Me: Fantasy couldn't possibly compare to reality. On the other hand, it is free.
Berowne: Free and you most certainly can relate to the protagonist.
Me: Downloaded. You will suffer through the prose with me if it is awful.
Berowne: I don't want to fall short of the fantasy.
Me: So far this boat builder is named "Rafe Severino" and drives a Jaguar.
Berowne: Damn it!
Me: And our heroine is trying to move furniture in a miniskirt and high heels. I do not relate.
Me: He's part Maori! OF COURSE he is. Gotta fetishize the natives! [He later turns out to be part Cherokee as well. SURE HE IS.]
Me: She's "unnerved by the waves of undiluted masculine power rolling off him". Just like I was when I met you.
Berowne: Now you can relate.
Me: He's "hurling sex all around" the room! It's like the author spied on my life.
Berowne: The funniest thing is I'm not sure you're joking.
Me: Our hero has a 10,000 square foot house. Have you been misleading me about the kind of money there is in boat-building? [It turns out that by "boat builder" the author means "owner of multimillion-dollar yacht company". No boats are built or sailed in the course of this book.]
Me: "Paddling her pert curvy butt was some consolation, but not enough."
Berowne: Paddling? Around in a big canoe?
Me: Yes, interesting verb choice. Ugh, our hero is dismayed because our heroine is a career woman and no career woman could ever want kids. He doesn't know about her Secret Child!
Me: "She admired his beautiful moonlit thighs."
Berowne: Don't we all?
Me: Not as much as we admire "the two tight creamy cheeks of his butt".
Berowne: My god, your clothes should be in a heap on the floor by now.
Me: Our hero has just announced that "keeping a woman safe is always a man's business". Infantilize me, baby. Oh lord, she's 25 and he just berated her about "ever getting around" to becoming a mother.
Me: But there's a Secret Child! Which she conceived despite condom use because she is so Perfectly Fertile!
Berowne: Oh my, that's arousing!
What this book mostly was, though, was money porn. Page after page of how rich the hero is, all his material stuff, all the material stuff he buys her; and she gets maybe two lines about how she wants to Make Her Own Way in life before deciding that living off him and popping out his babies (a relationship without children doesn't count, we are pretty emphatically told) is really the best thing in the world, because she can do it in a 10,000 square foot oceanfront house (he mocks her quite cruelly about the size of her apartment). The final scene is not about how much these two characters love each other, but about the size and ostentation of the bathroom in which they're having a conversation. Also there was no boat building whatsoever.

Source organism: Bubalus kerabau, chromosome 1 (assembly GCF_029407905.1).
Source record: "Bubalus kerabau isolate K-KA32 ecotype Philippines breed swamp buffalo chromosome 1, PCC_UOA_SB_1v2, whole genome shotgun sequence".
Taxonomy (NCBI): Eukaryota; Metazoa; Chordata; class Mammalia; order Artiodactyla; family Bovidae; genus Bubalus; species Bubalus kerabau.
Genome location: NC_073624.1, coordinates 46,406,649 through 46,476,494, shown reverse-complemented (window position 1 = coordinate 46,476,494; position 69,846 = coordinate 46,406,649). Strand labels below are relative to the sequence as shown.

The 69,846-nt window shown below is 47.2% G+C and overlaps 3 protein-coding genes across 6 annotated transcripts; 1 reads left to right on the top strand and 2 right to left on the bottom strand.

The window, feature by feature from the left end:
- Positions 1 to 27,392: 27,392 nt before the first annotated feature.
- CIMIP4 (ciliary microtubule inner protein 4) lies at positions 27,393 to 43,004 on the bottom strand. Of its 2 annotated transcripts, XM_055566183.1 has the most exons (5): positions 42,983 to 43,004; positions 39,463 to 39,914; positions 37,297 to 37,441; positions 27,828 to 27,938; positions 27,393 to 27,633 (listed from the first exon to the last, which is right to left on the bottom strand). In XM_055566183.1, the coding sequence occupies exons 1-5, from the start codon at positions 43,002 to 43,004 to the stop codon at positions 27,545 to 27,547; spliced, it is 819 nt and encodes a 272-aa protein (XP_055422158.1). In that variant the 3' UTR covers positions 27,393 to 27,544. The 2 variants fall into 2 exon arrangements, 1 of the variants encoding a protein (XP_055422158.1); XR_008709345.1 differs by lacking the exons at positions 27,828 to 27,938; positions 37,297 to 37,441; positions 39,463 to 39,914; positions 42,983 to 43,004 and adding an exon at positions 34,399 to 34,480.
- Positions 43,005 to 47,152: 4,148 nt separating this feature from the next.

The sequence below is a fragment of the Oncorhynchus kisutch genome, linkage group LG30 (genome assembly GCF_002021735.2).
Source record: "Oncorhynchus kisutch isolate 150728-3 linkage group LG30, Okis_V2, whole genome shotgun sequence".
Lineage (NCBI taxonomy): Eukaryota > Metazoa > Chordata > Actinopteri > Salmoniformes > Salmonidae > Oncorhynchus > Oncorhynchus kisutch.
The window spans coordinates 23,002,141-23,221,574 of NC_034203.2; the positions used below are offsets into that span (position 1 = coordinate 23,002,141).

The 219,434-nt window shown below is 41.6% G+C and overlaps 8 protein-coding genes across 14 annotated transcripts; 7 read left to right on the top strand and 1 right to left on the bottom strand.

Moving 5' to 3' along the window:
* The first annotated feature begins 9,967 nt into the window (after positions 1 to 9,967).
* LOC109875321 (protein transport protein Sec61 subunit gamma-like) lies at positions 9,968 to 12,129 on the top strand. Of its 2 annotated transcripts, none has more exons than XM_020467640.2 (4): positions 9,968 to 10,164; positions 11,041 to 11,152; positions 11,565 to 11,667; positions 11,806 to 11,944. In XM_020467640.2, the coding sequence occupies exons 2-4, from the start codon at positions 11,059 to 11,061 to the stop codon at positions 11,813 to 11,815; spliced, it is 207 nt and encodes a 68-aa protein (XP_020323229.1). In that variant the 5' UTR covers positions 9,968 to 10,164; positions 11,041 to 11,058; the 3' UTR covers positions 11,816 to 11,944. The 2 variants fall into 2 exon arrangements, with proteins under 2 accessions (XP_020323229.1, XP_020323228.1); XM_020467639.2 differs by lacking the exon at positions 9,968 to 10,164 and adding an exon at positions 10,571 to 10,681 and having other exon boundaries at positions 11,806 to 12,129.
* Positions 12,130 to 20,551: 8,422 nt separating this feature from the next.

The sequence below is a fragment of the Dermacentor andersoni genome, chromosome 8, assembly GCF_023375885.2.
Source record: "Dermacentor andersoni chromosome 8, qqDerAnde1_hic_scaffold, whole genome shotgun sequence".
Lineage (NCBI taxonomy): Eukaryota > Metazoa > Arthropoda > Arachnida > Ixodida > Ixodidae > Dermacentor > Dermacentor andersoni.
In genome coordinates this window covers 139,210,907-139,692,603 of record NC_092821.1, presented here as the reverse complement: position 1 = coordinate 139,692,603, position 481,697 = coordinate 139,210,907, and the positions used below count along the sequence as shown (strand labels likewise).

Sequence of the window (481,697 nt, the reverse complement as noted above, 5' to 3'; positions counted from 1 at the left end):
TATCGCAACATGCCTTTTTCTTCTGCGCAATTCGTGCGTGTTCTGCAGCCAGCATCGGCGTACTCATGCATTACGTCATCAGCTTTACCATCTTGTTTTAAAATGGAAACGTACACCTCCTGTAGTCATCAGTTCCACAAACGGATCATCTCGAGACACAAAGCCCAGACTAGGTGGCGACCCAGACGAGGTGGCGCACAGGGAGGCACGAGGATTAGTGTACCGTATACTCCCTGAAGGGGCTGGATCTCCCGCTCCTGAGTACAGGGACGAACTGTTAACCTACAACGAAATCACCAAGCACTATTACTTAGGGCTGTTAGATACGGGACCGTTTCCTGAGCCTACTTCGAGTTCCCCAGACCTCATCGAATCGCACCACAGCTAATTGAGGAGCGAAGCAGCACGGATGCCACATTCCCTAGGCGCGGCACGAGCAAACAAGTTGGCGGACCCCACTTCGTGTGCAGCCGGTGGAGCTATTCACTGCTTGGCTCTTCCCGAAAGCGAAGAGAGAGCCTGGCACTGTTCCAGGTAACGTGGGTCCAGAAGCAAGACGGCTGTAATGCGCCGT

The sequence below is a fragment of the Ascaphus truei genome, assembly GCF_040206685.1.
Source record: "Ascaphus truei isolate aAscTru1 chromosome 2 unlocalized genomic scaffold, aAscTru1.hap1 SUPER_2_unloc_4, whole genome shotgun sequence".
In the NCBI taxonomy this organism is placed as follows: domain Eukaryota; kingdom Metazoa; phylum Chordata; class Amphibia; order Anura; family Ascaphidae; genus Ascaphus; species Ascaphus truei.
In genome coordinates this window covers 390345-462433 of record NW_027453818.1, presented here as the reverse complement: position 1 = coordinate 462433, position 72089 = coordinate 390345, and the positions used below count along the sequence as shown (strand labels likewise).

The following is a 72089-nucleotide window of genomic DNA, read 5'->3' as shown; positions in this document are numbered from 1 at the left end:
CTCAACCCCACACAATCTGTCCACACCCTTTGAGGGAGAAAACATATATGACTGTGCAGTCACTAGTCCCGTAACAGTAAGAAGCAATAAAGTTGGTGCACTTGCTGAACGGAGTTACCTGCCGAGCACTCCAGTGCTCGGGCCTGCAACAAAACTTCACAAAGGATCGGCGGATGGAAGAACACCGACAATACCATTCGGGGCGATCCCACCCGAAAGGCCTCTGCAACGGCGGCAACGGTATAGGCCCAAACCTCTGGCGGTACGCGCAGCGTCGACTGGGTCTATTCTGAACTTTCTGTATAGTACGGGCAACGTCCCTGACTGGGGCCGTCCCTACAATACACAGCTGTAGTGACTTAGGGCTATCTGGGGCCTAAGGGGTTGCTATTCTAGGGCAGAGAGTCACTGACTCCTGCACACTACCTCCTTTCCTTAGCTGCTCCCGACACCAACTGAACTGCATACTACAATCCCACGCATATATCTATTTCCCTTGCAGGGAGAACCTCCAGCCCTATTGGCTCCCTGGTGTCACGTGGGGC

This is why I rarely read romance novels set in the modern day. Yes, this was a particularly bad one, but even the decent ones I've encountered (Nora Roberts comes to mind) are all about money. Of course period ones are all populated by nobility and our heroes are fearfully wealthy dukes and earls, but there is far less emphasis on Stuff. Every modern one I've read has lists of the Stuff the hero buys the heroine, which she is never in a position to buy for herself, and lists of his multiple cars and $500 ties, and that just makes my skin crawl because if you're pressing that money-consciousness so hard on the reader, you're making it a huge part of your heroine's decision to be with this guy. It's supposed to be part of the attraction for both reader and heroine, as if the amount of money someone has is just as important as whether he makes you laugh or whether you go slightly weak when you think about his hands
I know it's a fantasy. That's what makes me sad: this fixation on obscene wealth doled out by a man to a dependent woman as part of a supposedly woman-oriented fantasy. Of course there is nothing fun or romantic about struggling to get by, but no one should buy into this nonsense that the Ultimate Fantasy Date requires a private jet, the opera, and a designer gown he purchased for you without asking your opinion, and that the Ultimate Fantasy Happy Ending means that you have been swept away from your terrible plebeian working life and can now live among eternal cocktail parties and the constant nightmarish pressure to stay beautiful and thin, and never accomplish anything but being his woman! Isn't that what we all want?
If when I die I go to Hell, it will be an eternal cocktail party at which I have to be conscious of my laugh lines and have no life of my own to talk about.
I don't deny it would be nice to not have to worry about money. But that still doesn't mean I'd want a guy to present me with diamond jewelry on the second date and take it for granted that I want to quit my job and move out of my little cottage the second I can, because ladies only work until they can catch a rich man, and how can an actual human being live in 850 square feet? The only wealth-fantasy I've ever bought into was the Beast's library in Robin McKinley's Beauty.
In conclusion: this week has contained lots of reading. Lots of laughter. Lots of irritation about books which try to tell me I should want something I don't simply because I am female. Lots of gratitude for all the good in my life. For the most part, I wish but for the thing I have.